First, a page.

Tana Greene sends staff on the open road

The entrance to Tana Greene's Blue Bloodhound office.

For Tana Greene, there is nothing like a good 18-wheeler.

Greene runs three companies that staff the trucking industry, putting drivers in the big rigs that crisscross the country.

Her newest of the three is Blue Bloodhound, a kind of Uber arrangement in which drivers choose their assignments. The company, started in 2015, is still finding its way because it is more concept-related than the traditional staffing placement approach.

But Greene is confident, saying she has the backing of 18 investors, including IT visionaries, Wall Street bankers and hedge funds.

“We all believe there is great potential here,” Greene said.

The launch of the enterprise has included a $1.2 million campaign to educate truckers about it. The tagline displays some of Greene’s own saltiness: “Go. Truck yourself.”

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This from a woman who has learned the hard way to survive, with experiences including an abusive relationship and pouring everything she owned into her first trucking staffing company, Strataforce, begun in 1988.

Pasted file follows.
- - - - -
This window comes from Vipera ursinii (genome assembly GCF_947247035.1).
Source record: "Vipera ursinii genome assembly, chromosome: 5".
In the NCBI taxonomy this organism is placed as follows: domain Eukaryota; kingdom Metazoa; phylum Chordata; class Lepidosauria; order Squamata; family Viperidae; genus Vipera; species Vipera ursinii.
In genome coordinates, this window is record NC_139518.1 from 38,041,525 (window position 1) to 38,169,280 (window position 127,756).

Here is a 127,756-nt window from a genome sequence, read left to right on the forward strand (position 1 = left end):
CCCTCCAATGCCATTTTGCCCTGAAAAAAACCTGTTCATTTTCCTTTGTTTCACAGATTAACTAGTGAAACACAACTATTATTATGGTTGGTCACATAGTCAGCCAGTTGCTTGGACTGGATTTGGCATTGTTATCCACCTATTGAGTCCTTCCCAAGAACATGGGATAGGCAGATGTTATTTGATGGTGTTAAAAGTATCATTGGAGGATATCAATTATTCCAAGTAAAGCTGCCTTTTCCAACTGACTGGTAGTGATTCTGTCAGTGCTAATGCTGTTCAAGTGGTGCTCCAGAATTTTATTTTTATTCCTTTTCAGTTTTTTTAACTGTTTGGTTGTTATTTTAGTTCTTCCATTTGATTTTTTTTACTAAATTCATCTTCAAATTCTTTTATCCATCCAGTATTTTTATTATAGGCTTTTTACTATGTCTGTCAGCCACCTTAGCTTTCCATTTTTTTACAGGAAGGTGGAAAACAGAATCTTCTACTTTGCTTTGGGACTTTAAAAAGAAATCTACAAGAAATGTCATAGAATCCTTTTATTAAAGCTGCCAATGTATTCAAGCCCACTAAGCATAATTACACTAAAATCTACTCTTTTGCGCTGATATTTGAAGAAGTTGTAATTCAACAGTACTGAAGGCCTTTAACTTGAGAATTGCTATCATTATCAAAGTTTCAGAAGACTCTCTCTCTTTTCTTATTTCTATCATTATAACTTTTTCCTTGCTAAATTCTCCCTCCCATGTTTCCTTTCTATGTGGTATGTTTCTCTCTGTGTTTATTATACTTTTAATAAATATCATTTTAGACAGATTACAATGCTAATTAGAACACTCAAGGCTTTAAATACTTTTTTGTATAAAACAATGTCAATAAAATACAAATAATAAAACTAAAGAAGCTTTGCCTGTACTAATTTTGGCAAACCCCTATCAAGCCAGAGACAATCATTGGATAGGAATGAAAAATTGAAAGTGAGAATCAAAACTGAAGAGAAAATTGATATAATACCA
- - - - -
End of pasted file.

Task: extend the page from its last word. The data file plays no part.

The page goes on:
“It had a rocky start to my life,” Greene said. “I knew if I was going to climb the ladder I had to build it myself.”

But she has kept at it.

Sandwiched between Strataforce and Blue Bloodhound is the second company, Road Dog Drivers, started with her husband in 2009.

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Her “whole reason for starting staffing was to get people jobs,” she said.

Her start came when she was working in manufacturing and saw a need for truckers, so Strataforce was started when she was 29 years old.

She used her own money, “sold everything” and worked two years “without taking a dime.”

The experience was a struggle of, “Are we going to make it,” Greene said. “You become very strong, very savvy.”

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All, in all, “I love what I do every day even though there are a lot of hard decisions,” Greene said.

Her biggest challenge right now is handling three companies. But they all operate with core values, including “never settle and dare to be different.”

Her career advice is, “Understand your talent or gift and go with it."

As for the hiring she does for her own staff, Greene wants “people that care, first, and those that are driven to make a difference.”